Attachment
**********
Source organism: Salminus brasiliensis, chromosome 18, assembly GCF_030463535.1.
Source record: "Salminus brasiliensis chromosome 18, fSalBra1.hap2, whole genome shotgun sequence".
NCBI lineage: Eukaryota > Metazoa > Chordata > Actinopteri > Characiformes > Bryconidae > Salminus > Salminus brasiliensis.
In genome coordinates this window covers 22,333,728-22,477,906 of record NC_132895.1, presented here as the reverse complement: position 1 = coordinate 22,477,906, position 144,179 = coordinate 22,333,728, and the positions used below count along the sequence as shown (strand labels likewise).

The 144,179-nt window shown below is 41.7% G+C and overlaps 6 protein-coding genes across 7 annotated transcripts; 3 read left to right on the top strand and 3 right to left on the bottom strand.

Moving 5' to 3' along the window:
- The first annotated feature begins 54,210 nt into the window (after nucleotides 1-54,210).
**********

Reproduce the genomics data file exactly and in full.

Source organism: Salminus brasiliensis, chromosome 18, assembly GCF_030463535.1.
Source record: "Salminus brasiliensis chromosome 18, fSalBra1.hap2, whole genome shotgun sequence".
NCBI lineage: Eukaryota > Metazoa > Chordata > Actinopteri > Characiformes > Bryconidae > Salminus > Salminus brasiliensis.
In genome coordinates this window covers 22,333,728-22,477,906 of record NC_132895.1, presented here as the reverse complement: position 1 = coordinate 22,477,906, position 144,179 = coordinate 22,333,728, and the positions used below count along the sequence as shown (strand labels likewise).

The 144,179-nt window shown below is 41.7% G+C and overlaps 6 protein-coding genes across 7 annotated transcripts; 3 read left to right on the top strand and 3 right to left on the bottom strand.

Moving 5' to 3' along the window:
- The first annotated feature begins 54,210 nt into the window (after nucleotides 1-54,210).